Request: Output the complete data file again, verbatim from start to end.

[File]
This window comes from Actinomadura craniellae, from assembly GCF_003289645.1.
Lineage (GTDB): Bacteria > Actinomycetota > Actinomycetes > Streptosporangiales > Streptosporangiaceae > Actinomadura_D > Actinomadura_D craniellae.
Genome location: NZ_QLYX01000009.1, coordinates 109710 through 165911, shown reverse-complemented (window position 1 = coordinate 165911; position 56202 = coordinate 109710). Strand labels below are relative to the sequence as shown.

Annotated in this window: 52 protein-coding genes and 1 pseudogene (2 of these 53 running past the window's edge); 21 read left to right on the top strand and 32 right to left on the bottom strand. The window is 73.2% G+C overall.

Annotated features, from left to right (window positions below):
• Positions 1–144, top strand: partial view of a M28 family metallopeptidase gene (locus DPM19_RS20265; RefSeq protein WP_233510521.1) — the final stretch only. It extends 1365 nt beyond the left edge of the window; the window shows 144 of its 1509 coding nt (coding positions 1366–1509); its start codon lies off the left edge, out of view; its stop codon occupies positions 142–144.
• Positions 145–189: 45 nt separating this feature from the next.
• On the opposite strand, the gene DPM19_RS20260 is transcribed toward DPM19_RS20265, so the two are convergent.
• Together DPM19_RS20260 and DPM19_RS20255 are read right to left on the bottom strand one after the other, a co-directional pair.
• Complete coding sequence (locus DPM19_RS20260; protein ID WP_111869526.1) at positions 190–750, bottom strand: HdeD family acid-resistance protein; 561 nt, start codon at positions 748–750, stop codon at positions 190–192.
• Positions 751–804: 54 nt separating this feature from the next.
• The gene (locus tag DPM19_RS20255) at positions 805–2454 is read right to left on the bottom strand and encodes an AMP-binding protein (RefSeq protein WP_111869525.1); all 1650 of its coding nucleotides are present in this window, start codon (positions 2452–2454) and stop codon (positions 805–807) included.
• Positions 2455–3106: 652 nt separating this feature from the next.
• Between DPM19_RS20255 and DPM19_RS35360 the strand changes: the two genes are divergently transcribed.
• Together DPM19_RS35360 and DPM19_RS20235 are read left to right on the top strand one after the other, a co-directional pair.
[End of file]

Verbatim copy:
This window comes from Actinomadura craniellae, from assembly GCF_003289645.1.
Lineage (GTDB): Bacteria > Actinomycetota > Actinomycetes > Streptosporangiales > Streptosporangiaceae > Actinomadura_D > Actinomadura_D craniellae.
Genome location: NZ_QLYX01000009.1, coordinates 109710 through 165911, shown reverse-complemented (window position 1 = coordinate 165911; position 56202 = coordinate 109710). Strand labels below are relative to the sequence as shown.

Annotated in this window: 52 protein-coding genes and 1 pseudogene (2 of these 53 running past the window's edge); 21 read left to right on the top strand and 32 right to left on the bottom strand. The window is 73.2% G+C overall.

Annotated features, from left to right (window positions below):
• Positions 1–144, top strand: partial view of a M28 family metallopeptidase gene (locus DPM19_RS20265; RefSeq protein WP_233510521.1) — the final stretch only. It extends 1365 nt beyond the left edge of the window; the window shows 144 of its 1509 coding nt (coding positions 1366–1509); its start codon lies off the left edge, out of view; its stop codon occupies positions 142–144.
• Positions 145–189: 45 nt separating this feature from the next.
• On the opposite strand, the gene DPM19_RS20260 is transcribed toward DPM19_RS20265, so the two are convergent.
• Together DPM19_RS20260 and DPM19_RS20255 are read right to left on the bottom strand one after the other, a co-directional pair.
• Complete coding sequence (locus DPM19_RS20260; protein ID WP_111869526.1) at positions 190–750, bottom strand: HdeD family acid-resistance protein; 561 nt, start codon at positions 748–750, stop codon at positions 190–192.
• Positions 751–804: 54 nt separating this feature from the next.
• The gene (locus tag DPM19_RS20255) at positions 805–2454 is read right to left on the bottom strand and encodes an AMP-binding protein (RefSeq protein WP_111869525.1); all 1650 of its coding nucleotides are present in this window, start codon (positions 2452–2454) and stop codon (positions 805–807) included.
• Positions 2455–3106: 652 nt separating this feature from the next.
• Between DPM19_RS20255 and DPM19_RS35360 the strand changes: the two genes are divergently transcribed.
• Together DPM19_RS35360 and DPM19_RS20235 are read left to right on the top strand one after the other, a co-directional pair.